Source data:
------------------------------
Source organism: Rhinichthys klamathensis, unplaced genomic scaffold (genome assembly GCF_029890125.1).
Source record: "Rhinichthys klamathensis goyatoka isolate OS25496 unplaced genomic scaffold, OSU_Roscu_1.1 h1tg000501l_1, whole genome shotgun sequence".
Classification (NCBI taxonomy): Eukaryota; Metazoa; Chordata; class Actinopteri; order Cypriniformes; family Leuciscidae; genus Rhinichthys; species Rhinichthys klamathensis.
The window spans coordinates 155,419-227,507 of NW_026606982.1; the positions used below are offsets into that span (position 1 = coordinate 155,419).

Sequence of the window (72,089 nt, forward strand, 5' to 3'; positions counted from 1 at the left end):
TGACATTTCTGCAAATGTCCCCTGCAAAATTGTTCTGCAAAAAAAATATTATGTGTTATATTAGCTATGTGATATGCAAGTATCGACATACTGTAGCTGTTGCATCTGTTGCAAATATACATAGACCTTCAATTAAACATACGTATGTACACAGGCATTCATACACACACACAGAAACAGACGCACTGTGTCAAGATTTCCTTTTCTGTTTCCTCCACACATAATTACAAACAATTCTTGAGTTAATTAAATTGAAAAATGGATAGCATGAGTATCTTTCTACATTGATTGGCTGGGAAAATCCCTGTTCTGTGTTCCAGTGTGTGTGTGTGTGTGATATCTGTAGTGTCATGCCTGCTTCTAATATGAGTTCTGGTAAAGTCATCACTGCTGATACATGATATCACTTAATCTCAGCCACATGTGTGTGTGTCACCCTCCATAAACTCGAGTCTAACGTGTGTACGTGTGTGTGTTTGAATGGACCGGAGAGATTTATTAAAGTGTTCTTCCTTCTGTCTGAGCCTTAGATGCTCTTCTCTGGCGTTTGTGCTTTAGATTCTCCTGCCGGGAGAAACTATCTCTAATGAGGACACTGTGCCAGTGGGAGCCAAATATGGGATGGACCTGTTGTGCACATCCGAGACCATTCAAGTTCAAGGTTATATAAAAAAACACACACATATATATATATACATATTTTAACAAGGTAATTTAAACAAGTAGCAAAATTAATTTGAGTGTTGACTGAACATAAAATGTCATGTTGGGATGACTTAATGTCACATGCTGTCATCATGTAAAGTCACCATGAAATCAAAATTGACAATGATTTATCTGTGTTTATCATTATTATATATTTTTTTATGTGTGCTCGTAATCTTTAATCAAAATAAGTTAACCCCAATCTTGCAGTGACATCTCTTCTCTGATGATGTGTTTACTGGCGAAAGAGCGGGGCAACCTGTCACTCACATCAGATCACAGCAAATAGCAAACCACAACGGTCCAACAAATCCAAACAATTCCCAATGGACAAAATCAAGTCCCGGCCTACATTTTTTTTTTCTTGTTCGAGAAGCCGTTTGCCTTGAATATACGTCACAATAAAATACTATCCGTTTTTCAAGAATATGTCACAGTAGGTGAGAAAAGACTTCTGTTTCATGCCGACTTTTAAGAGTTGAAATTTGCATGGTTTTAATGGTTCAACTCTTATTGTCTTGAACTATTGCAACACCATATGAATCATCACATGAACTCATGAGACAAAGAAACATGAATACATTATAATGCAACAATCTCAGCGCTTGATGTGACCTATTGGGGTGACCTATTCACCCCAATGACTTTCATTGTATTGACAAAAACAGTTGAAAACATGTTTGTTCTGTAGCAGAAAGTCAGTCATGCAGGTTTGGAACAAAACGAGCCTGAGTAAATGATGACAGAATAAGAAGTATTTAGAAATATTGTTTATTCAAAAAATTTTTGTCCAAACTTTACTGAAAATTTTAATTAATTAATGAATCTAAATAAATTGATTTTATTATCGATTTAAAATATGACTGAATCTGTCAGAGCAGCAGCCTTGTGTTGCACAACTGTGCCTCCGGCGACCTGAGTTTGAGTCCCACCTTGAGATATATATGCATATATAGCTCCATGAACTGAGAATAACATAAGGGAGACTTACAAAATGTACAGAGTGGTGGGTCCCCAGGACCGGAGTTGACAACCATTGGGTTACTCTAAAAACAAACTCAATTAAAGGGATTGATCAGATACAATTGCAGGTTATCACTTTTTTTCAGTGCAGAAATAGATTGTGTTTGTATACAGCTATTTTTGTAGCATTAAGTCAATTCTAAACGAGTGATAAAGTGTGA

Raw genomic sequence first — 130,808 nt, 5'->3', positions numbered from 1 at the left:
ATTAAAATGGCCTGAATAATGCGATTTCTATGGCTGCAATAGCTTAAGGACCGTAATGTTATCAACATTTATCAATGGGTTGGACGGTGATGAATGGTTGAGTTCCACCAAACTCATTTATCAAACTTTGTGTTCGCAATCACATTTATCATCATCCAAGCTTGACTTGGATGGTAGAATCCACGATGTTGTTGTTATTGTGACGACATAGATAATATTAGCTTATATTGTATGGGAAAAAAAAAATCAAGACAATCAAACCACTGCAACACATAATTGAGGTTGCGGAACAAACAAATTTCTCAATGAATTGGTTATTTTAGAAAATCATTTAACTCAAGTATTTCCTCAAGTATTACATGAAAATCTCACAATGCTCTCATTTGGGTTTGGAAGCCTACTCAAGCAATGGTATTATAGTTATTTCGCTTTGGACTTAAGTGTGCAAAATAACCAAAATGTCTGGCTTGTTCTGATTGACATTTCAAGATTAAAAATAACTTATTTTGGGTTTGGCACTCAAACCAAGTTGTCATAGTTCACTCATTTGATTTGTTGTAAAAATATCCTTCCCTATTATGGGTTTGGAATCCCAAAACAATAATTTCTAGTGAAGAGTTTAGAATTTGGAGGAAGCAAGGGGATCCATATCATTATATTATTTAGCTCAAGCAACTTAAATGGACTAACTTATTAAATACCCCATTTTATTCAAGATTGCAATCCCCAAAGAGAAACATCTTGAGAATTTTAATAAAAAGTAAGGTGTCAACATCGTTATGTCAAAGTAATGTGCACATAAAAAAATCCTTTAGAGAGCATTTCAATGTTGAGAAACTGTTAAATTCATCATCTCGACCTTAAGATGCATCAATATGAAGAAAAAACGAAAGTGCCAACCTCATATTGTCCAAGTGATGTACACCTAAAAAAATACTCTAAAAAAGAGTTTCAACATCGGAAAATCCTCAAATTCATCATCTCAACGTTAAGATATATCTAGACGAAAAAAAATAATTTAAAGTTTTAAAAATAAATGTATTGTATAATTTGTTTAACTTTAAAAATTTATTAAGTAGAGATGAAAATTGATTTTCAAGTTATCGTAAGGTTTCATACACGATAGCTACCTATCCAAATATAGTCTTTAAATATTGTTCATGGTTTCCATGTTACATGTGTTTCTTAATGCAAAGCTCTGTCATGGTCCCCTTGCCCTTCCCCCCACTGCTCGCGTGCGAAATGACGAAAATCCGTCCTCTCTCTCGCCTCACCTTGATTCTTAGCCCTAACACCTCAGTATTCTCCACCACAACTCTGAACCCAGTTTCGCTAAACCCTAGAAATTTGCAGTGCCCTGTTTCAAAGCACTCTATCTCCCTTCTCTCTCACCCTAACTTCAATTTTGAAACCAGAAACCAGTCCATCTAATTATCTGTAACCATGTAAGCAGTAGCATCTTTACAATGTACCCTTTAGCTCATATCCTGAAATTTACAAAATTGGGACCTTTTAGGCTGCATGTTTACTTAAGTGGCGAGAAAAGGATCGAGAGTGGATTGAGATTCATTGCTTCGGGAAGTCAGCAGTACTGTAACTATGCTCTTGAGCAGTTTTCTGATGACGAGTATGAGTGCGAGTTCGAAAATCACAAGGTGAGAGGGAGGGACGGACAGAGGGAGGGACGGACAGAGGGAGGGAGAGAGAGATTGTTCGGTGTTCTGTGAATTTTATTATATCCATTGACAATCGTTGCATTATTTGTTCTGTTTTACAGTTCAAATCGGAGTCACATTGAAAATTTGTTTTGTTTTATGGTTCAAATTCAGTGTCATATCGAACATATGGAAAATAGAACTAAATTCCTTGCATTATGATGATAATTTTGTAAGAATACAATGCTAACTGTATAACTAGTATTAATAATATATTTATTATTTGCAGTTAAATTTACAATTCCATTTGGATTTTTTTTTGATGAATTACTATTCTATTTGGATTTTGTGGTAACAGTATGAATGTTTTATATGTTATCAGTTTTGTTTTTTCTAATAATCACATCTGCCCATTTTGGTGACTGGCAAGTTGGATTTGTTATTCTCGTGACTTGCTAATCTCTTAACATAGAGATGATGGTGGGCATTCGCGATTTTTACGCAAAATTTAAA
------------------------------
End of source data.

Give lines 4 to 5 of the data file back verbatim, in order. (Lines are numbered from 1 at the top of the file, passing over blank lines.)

The window spans coordinates 155,419-227,507 of NW_026606982.1; the positions used below are offsets into that span (position 1 = coordinate 155,419).

Sequence of the window (72,089 nt, forward strand, 5' to 3'; positions counted from 1 at the left end):